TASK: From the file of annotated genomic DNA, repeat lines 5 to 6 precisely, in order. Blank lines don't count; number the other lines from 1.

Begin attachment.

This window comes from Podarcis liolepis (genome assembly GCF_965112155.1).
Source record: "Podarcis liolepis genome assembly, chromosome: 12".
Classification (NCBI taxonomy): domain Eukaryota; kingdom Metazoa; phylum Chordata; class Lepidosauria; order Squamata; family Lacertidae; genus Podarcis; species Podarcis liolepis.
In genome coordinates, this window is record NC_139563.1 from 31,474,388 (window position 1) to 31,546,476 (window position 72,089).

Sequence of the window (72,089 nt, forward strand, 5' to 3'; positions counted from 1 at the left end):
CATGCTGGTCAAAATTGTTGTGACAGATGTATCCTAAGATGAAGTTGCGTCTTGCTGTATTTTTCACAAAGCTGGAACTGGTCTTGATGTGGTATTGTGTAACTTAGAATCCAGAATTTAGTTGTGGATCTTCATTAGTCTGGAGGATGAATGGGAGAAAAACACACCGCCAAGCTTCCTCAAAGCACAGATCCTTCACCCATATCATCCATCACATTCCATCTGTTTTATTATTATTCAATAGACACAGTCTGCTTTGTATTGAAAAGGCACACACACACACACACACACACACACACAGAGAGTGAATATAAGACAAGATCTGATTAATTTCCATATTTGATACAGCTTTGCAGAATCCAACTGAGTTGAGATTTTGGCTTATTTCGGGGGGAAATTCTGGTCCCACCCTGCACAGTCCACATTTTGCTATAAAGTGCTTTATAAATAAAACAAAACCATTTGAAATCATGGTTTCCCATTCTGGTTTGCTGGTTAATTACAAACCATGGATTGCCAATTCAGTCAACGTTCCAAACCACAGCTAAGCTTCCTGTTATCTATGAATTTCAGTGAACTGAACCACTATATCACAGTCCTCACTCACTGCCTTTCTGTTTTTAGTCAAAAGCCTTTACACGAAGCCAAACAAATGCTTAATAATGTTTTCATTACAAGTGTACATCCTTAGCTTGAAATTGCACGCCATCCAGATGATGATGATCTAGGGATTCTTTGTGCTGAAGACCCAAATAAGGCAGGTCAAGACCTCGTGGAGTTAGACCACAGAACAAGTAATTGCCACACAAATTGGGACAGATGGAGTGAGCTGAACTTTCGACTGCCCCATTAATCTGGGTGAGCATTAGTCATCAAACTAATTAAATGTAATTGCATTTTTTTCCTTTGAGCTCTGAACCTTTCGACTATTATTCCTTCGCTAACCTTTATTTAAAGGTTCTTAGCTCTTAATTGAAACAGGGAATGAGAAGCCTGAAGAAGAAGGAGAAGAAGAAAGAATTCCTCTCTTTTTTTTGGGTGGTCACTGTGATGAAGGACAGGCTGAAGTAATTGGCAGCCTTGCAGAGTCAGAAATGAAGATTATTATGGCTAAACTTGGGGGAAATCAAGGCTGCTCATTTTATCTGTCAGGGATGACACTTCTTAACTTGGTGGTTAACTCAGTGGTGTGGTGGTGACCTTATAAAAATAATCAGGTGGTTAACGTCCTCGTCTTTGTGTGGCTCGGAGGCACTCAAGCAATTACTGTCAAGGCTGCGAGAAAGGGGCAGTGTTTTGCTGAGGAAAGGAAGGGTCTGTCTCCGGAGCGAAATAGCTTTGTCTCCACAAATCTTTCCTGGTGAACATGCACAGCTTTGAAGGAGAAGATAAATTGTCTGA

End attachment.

Sequence of the window (72,089 nt, forward strand, 5' to 3'; positions counted from 1 at the left end):
CATGCTGGTCAAAATTGTTGTGACAGATGTATCCTAAGATGAAGTTGCGTCTTGCTGTATTTTTCACAAAGCTGGAACTGGTCTTGATGTGGTATTGTGTAACTTAGAATCCAGAATTTAGTTGTGGATCTTCATTAGTCTGGAGGATGAATGGGAGAAAAACACACCGCCAAGCTTCCTCAAAGCACAGATCCTTCACCCATATCATCCATCACATTCCATCTGTTTTATTATTATTCAATAGACACAGTCTGCTTTGTATTGAAAAGGCACACACACACACACACACACACACACACAGAGAGTGAATATAAGACAAGATCTGATTAATTTCCATATTTGATACAGCTTTGCAGAATCCAACTGAGTTGAGATTTTGGCTTATTTCGGGGGGAAATTCTGGTCCCACCCTGCACAGTCCACATTTTGCTATAAAGTGCTTTATAAATAAAACAAAACCATTTGAAATCATGGTTTCCCATTCTGGTTTGCTGGTTAATTACAAACCATGGATTGCCAATTCAGTCAACGTTCCAAACCACAGCTAAGCTTCCTGTTATCTATGAATTTCAGTGAACTGAACCACTATATCACAGTCCTCACTCACTGCCTTTCTGTTTTTAGTCAAAAGCCTTTACACGAAGCCAAACAAATGCTTAATAATGTTTTCATTACAAGTGTACATCCTTAGCTTGAAATTGCACGCCATCCAGATGATGATGATCTAGGGATTCTTTGTGCTGAAGACCCAAATAAGGCAGGTCAAGACCTCGTGGAGTTAGACCACAGAACAAGTAATTGCCACACAAATTGGGACAGATGGAGTGAGCTGAACTTTCGACTGCCCCATTAATCTGGGTGAGCATTAGTCATCAAACTAATTAAATGTAATTGCATTTTTTTCCTTTGAGCTCTGAACCTTTCGACTATTATTCCTTCGCTAACCTTTATTTAAAGGTTCTTAGCTCTTAATTGAAACAGGGAATGAGAAGCCTGAAGAAGAAGGAGAAGAAGAAAGAATTCCTCTCTTTTTTTTGGGTGGTCACTGTGATGAAGGACAGGCTGAAGTAATTGGCAGCCTTGCAGAGTCAGAAATGAAGATTATTATGGCTAAACTTGGGGGAAATCAAGGCTGCTCATTTTATCTGTCAGGGATGACACTTCTTAACTTGGTGGTTAACTCAGTGGTGTGGTGGTGACCTTATAAAAATAATCAGGTGGTTAACGTCCTCGTCTTTGTGTGGCTCGGAGGCACTCAAGCAATTACTGTCAAGGCTGCGAGAAAGGGGCAGTGTTTTGCTGAGGAAAGGAAGGGTCTGTCTCCGGAGCGAAATAGCTTTGTCTCCACAAATCTTTCCTGGTGAACATGCACAGCTTTGAAGGAGAAGATAAATTGTCTGA